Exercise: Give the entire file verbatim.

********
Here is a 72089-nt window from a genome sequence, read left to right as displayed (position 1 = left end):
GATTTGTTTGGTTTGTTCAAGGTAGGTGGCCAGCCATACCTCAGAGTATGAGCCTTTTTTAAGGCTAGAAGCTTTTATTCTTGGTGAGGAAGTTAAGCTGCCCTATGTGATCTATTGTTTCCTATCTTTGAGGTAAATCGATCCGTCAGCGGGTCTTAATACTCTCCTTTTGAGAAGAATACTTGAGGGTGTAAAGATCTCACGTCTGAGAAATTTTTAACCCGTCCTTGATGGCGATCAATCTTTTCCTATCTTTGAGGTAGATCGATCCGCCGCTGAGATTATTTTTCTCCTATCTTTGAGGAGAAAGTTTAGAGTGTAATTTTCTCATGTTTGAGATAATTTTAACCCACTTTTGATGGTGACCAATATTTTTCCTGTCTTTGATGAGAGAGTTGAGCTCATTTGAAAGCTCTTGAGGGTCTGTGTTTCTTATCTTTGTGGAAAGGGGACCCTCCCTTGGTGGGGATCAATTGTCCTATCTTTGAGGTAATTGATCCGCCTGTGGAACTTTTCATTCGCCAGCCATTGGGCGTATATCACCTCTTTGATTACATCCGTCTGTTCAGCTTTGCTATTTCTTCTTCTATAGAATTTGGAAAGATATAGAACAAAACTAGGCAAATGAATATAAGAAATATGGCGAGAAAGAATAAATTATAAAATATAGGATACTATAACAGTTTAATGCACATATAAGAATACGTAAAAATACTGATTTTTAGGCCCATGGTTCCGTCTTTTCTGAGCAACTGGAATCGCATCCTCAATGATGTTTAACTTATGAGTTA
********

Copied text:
Here is a 72089-nt window from a genome sequence, read left to right as displayed (position 1 = left end):
GATTTGTTTGGTTTGTTCAAGGTAGGTGGCCAGCCATACCTCAGAGTATGAGCCTTTTTTAAGGCTAGAAGCTTTTATTCTTGGTGAGGAAGTTAAGCTGCCCTATGTGATCTATTGTTTCCTATCTTTGAGGTAAATCGATCCGTCAGCGGGTCTTAATACTCTCCTTTTGAGAAGAATACTTGAGGGTGTAAAGATCTCACGTCTGAGAAATTTTTAACCCGTCCTTGATGGCGATCAATCTTTTCCTATCTTTGAGGTAGATCGATCCGCCGCTGAGATTATTTTTCTCCTATCTTTGAGGAGAAAGTTTAGAGTGTAATTTTCTCATGTTTGAGATAATTTTAACCCACTTTTGATGGTGACCAATATTTTTCCTGTCTTTGATGAGAGAGTTGAGCTCATTTGAAAGCTCTTGAGGGTCTGTGTTTCTTATCTTTGTGGAAAGGGGACCCTCCCTTGGTGGGGATCAATTGTCCTATCTTTGAGGTAATTGATCCGCCTGTGGAACTTTTCATTCGCCAGCCATTGGGCGTATATCACCTCTTTGATTACATCCGTCTGTTCAGCTTTGCTATTTCTTCTTCTATAGAATTTGGAAAGATATAGAACAAAACTAGGCAAATGAATATAAGAAATATGGCGAGAAAGAATAAATTATAAAATATAGGATACTATAACAGTTTAATGCACATATAAGAATACGTAAAAATACTGATTTTTAGGCCCATGGTTCCGTCTTTTCTGAGCAACTGGAATCGCATCCTCAATGATGTTTAACTTATGAGTTA